As for script languages, Solo officially supports only Python, but using the Smart package manager (which can be installed on Solo using the CLI) a support for C programming can also be achieved, which I have done. After all this is Linux, so many of what can be done on a standard Linux machine can be done here. Further more detailed instructions can be found on the github repo.
I use the ZBar library in order to identify and decode the codes. ZBar is an open source software suite for reading bar codes from various sources, such as video streams, image files and raw intensity sensors. It supports many popular symbologies (types of bar codes) including EAN-13/UPC-A, UPC-E, EAN-8, Code 128, Code 39, Interleaved 2 of 5 and QR Code. More information can be found at http://zbar.sourceforge.net/.
Though ZBar has the ability to read codes from video streams, it was last updated in 2010, hence many if its features cannot be used on the Solo. For instance, ZBar is written to work with the v4l1 video for linux interface, while the linux Solo supports only v4l2. I have put great effort in trying to build the ZBar library from source on the Solo itself (which required building many dependencies etc. from source also), thus being able to use the ZBar utilities on the footage the second it is taken and without loss of quality, but as to this point with no luck. ZBar is moderately obsolete, and building it on the newer Solo linux is sophisticated. Having no real time support neither for ZBar nor for Solo doesn’t help too of course. Thus, as for now what I do in the project is saving a frame every two seconds from the Solo GoPro footage and using a script that downloads it (every two seconds) to the local computer, where another python script uses ZBar to detect and read the QR-Code in the frame. The script checks whether the frame contains a code and whether that code contains the requested license plate number, and if it does, the script says so and stops, otherwise keeps checking the next frame.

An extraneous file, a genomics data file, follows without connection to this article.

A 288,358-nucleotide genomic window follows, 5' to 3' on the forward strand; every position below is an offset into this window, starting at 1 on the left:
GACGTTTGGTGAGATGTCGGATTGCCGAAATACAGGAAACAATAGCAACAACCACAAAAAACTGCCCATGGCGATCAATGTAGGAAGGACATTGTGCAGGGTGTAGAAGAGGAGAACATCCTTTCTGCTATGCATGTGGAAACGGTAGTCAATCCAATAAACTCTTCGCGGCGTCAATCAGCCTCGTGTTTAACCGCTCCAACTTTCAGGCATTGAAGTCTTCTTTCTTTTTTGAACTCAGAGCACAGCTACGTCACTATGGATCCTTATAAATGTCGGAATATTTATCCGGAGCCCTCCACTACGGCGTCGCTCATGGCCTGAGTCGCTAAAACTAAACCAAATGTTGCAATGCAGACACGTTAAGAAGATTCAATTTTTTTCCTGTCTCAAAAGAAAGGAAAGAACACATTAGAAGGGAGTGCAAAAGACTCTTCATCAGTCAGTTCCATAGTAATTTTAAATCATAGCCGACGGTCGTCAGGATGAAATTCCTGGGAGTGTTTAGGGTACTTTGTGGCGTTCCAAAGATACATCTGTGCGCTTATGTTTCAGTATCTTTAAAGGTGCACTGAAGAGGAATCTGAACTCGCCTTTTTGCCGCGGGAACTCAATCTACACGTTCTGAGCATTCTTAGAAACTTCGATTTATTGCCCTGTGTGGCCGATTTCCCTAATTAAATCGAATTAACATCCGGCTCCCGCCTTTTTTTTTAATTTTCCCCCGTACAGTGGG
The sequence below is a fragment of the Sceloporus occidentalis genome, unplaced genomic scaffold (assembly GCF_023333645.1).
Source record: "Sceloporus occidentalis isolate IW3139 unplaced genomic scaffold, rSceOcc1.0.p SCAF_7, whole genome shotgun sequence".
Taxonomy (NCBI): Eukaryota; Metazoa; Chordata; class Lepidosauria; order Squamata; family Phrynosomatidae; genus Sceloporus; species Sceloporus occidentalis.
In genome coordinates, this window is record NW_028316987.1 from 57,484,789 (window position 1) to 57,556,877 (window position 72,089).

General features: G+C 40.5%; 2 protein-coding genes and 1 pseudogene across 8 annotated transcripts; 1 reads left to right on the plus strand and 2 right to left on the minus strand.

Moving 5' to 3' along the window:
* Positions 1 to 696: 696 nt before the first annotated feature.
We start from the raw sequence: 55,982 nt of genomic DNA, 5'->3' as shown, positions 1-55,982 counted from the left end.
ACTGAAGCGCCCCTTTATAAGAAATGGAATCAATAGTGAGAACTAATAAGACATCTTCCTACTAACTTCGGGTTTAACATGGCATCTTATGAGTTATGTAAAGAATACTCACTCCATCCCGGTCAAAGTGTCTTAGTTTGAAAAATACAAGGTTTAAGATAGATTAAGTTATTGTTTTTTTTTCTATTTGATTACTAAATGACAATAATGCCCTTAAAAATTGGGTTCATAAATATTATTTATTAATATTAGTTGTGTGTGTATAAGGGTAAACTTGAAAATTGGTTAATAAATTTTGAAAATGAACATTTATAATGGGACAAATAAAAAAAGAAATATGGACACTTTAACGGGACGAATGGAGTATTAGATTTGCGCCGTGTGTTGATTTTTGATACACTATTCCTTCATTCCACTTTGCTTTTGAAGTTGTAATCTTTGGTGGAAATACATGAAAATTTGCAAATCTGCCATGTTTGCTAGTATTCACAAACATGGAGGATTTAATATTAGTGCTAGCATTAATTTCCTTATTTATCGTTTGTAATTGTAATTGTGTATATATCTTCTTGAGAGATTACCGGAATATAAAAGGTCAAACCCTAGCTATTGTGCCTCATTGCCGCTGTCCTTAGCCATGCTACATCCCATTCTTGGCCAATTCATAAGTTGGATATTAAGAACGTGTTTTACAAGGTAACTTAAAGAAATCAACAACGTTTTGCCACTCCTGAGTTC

In the near future
The significance of this project lies in opening a whole new horizon to drone engineering, seeing as there is almost no limit to the kind of information that can be encoded in QR-Codes. One for example can encode flying directions or coordinates in a sequence of codes lying on some route, and make a drone follow this route autonomously buy “reading” the directions from the codes, and that is just the beginning. The minute this ability of decoding QR-Codes had been achieved, a large variety of applications became possible.
The Github repository: